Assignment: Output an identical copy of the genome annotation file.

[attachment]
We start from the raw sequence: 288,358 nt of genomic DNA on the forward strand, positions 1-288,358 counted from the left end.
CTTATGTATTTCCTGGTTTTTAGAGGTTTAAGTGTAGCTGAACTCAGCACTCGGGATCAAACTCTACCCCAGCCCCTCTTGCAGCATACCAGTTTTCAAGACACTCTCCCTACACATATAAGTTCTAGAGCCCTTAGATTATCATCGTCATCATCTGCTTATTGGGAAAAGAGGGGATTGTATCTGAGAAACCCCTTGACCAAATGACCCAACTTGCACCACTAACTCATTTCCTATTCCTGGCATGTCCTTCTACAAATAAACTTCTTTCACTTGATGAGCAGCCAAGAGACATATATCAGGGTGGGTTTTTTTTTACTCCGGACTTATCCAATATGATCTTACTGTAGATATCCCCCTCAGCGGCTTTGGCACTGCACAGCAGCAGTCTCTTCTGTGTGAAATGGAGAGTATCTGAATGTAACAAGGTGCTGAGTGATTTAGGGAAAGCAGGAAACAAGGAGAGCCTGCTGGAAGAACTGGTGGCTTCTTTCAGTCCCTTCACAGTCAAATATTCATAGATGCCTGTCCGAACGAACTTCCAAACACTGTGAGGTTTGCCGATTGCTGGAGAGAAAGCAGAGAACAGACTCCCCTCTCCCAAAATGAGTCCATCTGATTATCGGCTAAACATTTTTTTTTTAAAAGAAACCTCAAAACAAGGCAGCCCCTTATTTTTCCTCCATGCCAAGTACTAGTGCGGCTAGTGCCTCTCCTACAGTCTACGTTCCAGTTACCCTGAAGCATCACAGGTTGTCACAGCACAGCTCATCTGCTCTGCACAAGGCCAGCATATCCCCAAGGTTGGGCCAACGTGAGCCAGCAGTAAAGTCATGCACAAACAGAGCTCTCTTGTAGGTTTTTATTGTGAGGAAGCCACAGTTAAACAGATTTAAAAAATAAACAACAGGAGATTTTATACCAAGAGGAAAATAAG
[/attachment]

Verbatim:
We start from the raw sequence: 288,358 nt of genomic DNA on the forward strand, positions 1-288,358 counted from the left end.
CTTATGTATTTCCTGGTTTTTAGAGGTTTAAGTGTAGCTGAACTCAGCACTCGGGATCAAACTCTACCCCAGCCCCTCTTGCAGCATACCAGTTTTCAAGACACTCTCCCTACACATATAAGTTCTAGAGCCCTTAGATTATCATCGTCATCATCTGCTTATTGGGAAAAGAGGGGATTGTATCTGAGAAACCCCTTGACCAAATGACCCAACTTGCACCACTAACTCATTTCCTATTCCTGGCATGTCCTTCTACAAATAAACTTCTTTCACTTGATGAGCAGCCAAGAGACATATATCAGGGTGGGTTTTTTTTTACTCCGGACTTATCCAATATGATCTTACTGTAGATATCCCCCTCAGCGGCTTTGGCACTGCACAGCAGCAGTCTCTTCTGTGTGAAATGGAGAGTATCTGAATGTAACAAGGTGCTGAGTGATTTAGGGAAAGCAGGAAACAAGGAGAGCCTGCTGGAAGAACTGGTGGCTTCTTTCAGTCCCTTCACAGTCAAATATTCATAGATGCCTGTCCGAACGAACTTCCAAACACTGTGAGGTTTGCCGATTGCTGGAGAGAAAGCAGAGAACAGACTCCCCTCTCCCAAAATGAGTCCATCTGATTATCGGCTAAACATTTTTTTTTTAAAAGAAACCTCAAAACAAGGCAGCCCCTTATTTTTCCTCCATGCCAAGTACTAGTGCGGCTAGTGCCTCTCCTACAGTCTACGTTCCAGTTACCCTGAAGCATCACAGGTTGTCACAGCACAGCTCATCTGCTCTGCACAAGGCCAGCATATCCCCAAGGTTGGGCCAACGTGAGCCAGCAGTAAAGTCATGCACAAACAGAGCTCTCTTGTAGGTTTTTATTGTGAGGAAGCCACAGTTAAACAGATTTAAAAAATAAACAACAGGAGATTTTATACCAAGAGGAAAATAAG